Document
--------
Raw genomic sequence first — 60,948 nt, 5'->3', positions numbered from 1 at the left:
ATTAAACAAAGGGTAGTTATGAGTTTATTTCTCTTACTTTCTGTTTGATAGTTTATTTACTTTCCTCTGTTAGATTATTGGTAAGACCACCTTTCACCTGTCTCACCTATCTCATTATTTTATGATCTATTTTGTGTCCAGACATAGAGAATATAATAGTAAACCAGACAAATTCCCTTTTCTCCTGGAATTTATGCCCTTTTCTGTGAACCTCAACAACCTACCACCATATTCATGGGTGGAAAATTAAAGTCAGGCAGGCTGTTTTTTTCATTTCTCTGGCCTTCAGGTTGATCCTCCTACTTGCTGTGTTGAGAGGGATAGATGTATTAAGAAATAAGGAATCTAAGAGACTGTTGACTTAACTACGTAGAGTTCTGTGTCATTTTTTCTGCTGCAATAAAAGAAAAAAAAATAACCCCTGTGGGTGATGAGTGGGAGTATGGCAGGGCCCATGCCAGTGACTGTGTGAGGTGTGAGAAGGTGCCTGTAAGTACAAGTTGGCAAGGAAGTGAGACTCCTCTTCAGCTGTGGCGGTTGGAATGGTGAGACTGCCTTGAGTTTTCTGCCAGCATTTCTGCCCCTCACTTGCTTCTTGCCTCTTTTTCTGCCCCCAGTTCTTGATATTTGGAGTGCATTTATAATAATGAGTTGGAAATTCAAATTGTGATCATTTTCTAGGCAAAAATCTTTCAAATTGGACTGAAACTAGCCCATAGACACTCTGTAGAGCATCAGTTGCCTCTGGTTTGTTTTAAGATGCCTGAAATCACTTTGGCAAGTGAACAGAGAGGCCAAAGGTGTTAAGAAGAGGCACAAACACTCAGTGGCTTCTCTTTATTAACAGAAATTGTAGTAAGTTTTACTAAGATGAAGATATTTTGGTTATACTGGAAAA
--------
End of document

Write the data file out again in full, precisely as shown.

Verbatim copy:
Raw genomic sequence first — 60,948 nt, 5'->3', positions numbered from 1 at the left:
ATTAAACAAAGGGTAGTTATGAGTTTATTTCTCTTACTTTCTGTTTGATAGTTTATTTACTTTCCTCTGTTAGATTATTGGTAAGACCACCTTTCACCTGTCTCACCTATCTCATTATTTTATGATCTATTTTGTGTCCAGACATAGAGAATATAATAGTAAACCAGACAAATTCCCTTTTCTCCTGGAATTTATGCCCTTTTCTGTGAACCTCAACAACCTACCACCATATTCATGGGTGGAAAATTAAAGTCAGGCAGGCTGTTTTTTTCATTTCTCTGGCCTTCAGGTTGATCCTCCTACTTGCTGTGTTGAGAGGGATAGATGTATTAAGAAATAAGGAATCTAAGAGACTGTTGACTTAACTACGTAGAGTTCTGTGTCATTTTTTCTGCTGCAATAAAAGAAAAAAAAATAACCCCTGTGGGTGATGAGTGGGAGTATGGCAGGGCCCATGCCAGTGACTGTGTGAGGTGTGAGAAGGTGCCTGTAAGTACAAGTTGGCAAGGAAGTGAGACTCCTCTTCAGCTGTGGCGGTTGGAATGGTGAGACTGCCTTGAGTTTTCTGCCAGCATTTCTGCCCCTCACTTGCTTCTTGCCTCTTTTTCTGCCCCCAGTTCTTGATATTTGGAGTGCATTTATAATAATGAGTTGGAAATTCAAATTGTGATCATTTTCTAGGCAAAAATCTTTCAAATTGGACTGAAACTAGCCCATAGACACTCTGTAGAGCATCAGTTGCCTCTGGTTTGTTTTAAGATGCCTGAAATCACTTTGGCAAGTGAACAGAGAGGCCAAAGGTGTTAAGAAGAGGCACAAACACTCAGTGGCTTCTCTTTATTAACAGAAATTGTAGTAAGTTTTACTAAGATGAAGATATTTTGGTTATACTGGAAAA